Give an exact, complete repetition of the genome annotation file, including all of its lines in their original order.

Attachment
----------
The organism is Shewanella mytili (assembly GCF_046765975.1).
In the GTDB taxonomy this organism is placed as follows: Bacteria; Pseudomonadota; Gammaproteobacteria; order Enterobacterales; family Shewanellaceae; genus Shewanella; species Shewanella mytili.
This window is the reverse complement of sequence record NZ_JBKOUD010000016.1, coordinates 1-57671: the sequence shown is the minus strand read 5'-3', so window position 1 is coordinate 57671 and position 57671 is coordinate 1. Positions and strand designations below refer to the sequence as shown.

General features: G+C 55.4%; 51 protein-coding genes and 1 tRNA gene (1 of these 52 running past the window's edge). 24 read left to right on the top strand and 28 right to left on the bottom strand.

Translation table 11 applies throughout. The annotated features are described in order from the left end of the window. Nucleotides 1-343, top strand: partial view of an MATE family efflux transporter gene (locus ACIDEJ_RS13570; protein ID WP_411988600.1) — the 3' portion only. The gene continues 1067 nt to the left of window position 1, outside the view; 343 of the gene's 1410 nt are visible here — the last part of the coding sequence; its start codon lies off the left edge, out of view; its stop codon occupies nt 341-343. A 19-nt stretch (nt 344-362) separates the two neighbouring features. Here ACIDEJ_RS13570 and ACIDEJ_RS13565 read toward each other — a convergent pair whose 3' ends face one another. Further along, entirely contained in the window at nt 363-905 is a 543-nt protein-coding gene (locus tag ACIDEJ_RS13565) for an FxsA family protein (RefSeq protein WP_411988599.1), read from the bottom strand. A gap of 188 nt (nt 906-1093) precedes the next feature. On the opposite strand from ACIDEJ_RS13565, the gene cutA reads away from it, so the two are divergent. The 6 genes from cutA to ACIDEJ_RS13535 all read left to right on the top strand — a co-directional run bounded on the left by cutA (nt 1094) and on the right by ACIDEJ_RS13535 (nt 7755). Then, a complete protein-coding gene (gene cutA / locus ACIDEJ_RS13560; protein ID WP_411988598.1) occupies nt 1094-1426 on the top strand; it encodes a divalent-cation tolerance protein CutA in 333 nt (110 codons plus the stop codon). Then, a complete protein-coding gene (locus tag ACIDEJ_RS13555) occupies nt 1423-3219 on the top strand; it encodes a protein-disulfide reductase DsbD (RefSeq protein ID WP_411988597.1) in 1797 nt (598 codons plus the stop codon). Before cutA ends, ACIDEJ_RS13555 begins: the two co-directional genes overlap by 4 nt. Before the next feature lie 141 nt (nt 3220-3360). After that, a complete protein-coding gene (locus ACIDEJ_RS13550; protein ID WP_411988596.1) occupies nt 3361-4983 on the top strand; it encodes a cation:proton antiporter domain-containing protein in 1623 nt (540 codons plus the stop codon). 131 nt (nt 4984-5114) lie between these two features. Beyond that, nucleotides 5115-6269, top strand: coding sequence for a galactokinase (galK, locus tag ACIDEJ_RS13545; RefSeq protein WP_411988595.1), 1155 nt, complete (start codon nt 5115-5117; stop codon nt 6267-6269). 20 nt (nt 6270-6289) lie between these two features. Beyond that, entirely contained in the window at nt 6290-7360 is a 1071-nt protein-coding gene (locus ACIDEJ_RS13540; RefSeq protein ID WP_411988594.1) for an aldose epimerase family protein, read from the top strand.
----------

The organism is Shewanella mytili (assembly GCF_046765975.1).
In the GTDB taxonomy this organism is placed as follows: Bacteria; Pseudomonadota; Gammaproteobacteria; order Enterobacterales; family Shewanellaceae; genus Shewanella; species Shewanella mytili.
This window is the reverse complement of sequence record NZ_JBKOUD010000016.1, coordinates 1-57671: the sequence shown is the minus strand read 5'-3', so window position 1 is coordinate 57671 and position 57671 is coordinate 1. Positions and strand designations below refer to the sequence as shown.

General features: G+C 55.4%; 51 protein-coding genes and 1 tRNA gene (1 of these 52 running past the window's edge). 24 read left to right on the top strand and 28 right to left on the bottom strand.

Translation table 11 applies throughout. The annotated features are described in order from the left end of the window. Nucleotides 1-343, top strand: partial view of an MATE family efflux transporter gene (locus ACIDEJ_RS13570; protein ID WP_411988600.1) — the 3' portion only. The gene continues 1067 nt to the left of window position 1, outside the view; 343 of the gene's 1410 nt are visible here — the last part of the coding sequence; its start codon lies off the left edge, out of view; its stop codon occupies nt 341-343. A 19-nt stretch (nt 344-362) separates the two neighbouring features. Here ACIDEJ_RS13570 and ACIDEJ_RS13565 read toward each other — a convergent pair whose 3' ends face one another. Further along, entirely contained in the window at nt 363-905 is a 543-nt protein-coding gene (locus tag ACIDEJ_RS13565) for an FxsA family protein (RefSeq protein WP_411988599.1), read from the bottom strand. A gap of 188 nt (nt 906-1093) precedes the next feature. On the opposite strand from ACIDEJ_RS13565, the gene cutA reads away from it, so the two are divergent. The 6 genes from cutA to ACIDEJ_RS13535 all read left to right on the top strand — a co-directional run bounded on the left by cutA (nt 1094) and on the right by ACIDEJ_RS13535 (nt 7755). Then, a complete protein-coding gene (gene cutA / locus ACIDEJ_RS13560; protein ID WP_411988598.1) occupies nt 1094-1426 on the top strand; it encodes a divalent-cation tolerance protein CutA in 333 nt (110 codons plus the stop codon). Then, a complete protein-coding gene (locus tag ACIDEJ_RS13555) occupies nt 1423-3219 on the top strand; it encodes a protein-disulfide reductase DsbD (RefSeq protein ID WP_411988597.1) in 1797 nt (598 codons plus the stop codon). Before cutA ends, ACIDEJ_RS13555 begins: the two co-directional genes overlap by 4 nt. Before the next feature lie 141 nt (nt 3220-3360). After that, a complete protein-coding gene (locus ACIDEJ_RS13550; protein ID WP_411988596.1) occupies nt 3361-4983 on the top strand; it encodes a cation:proton antiporter domain-containing protein in 1623 nt (540 codons plus the stop codon). 131 nt (nt 4984-5114) lie between these two features. Beyond that, nucleotides 5115-6269, top strand: coding sequence for a galactokinase (galK, locus tag ACIDEJ_RS13545; RefSeq protein WP_411988595.1), 1155 nt, complete (start codon nt 5115-5117; stop codon nt 6267-6269). 20 nt (nt 6270-6289) lie between these two features. Beyond that, entirely contained in the window at nt 6290-7360 is a 1071-nt protein-coding gene (locus ACIDEJ_RS13540; RefSeq protein ID WP_411988594.1) for an aldose epimerase family protein, read from the top strand.